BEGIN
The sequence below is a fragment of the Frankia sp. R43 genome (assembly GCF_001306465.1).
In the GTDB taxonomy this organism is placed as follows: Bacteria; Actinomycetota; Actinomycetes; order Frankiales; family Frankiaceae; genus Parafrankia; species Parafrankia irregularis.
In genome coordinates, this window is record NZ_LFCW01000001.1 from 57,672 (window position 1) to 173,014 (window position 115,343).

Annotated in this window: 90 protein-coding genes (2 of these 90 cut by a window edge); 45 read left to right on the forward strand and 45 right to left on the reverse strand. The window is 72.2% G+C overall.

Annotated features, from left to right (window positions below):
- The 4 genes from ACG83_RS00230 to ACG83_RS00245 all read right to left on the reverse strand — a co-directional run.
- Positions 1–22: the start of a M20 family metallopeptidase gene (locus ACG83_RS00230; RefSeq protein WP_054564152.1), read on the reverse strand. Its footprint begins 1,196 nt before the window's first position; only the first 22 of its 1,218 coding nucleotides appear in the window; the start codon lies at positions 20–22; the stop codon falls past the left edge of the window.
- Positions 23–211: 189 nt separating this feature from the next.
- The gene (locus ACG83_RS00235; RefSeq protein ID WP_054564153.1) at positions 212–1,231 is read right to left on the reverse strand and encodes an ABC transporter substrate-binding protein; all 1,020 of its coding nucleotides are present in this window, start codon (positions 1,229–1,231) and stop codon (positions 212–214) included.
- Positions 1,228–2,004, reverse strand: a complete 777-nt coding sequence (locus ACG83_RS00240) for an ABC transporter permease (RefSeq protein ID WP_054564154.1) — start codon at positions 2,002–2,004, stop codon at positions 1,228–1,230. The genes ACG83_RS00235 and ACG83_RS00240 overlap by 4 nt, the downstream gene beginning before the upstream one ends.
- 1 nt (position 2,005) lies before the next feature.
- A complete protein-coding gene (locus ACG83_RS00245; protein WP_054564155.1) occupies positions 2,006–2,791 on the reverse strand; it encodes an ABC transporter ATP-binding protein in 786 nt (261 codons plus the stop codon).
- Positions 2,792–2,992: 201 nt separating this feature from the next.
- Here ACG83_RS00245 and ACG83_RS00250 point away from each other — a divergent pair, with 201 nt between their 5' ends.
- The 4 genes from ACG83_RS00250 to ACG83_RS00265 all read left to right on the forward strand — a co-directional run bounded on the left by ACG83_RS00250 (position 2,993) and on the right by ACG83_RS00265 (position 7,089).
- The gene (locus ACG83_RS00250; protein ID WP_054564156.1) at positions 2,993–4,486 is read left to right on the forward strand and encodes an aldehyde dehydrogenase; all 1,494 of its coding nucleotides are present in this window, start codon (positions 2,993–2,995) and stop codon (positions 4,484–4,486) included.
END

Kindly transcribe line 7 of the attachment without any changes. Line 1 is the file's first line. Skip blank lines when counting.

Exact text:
- Positions 1–22: the start of a M20 family metallopeptidase gene (locus ACG83_RS00230; RefSeq protein WP_054564152.1), read on the reverse strand. Its footprint begins 1,196 nt before the window's first position; only the first 22 of its 1,218 coding nucleotides appear in the window; the start codon lies at positions 20–22; the stop codon falls past the left edge of the window.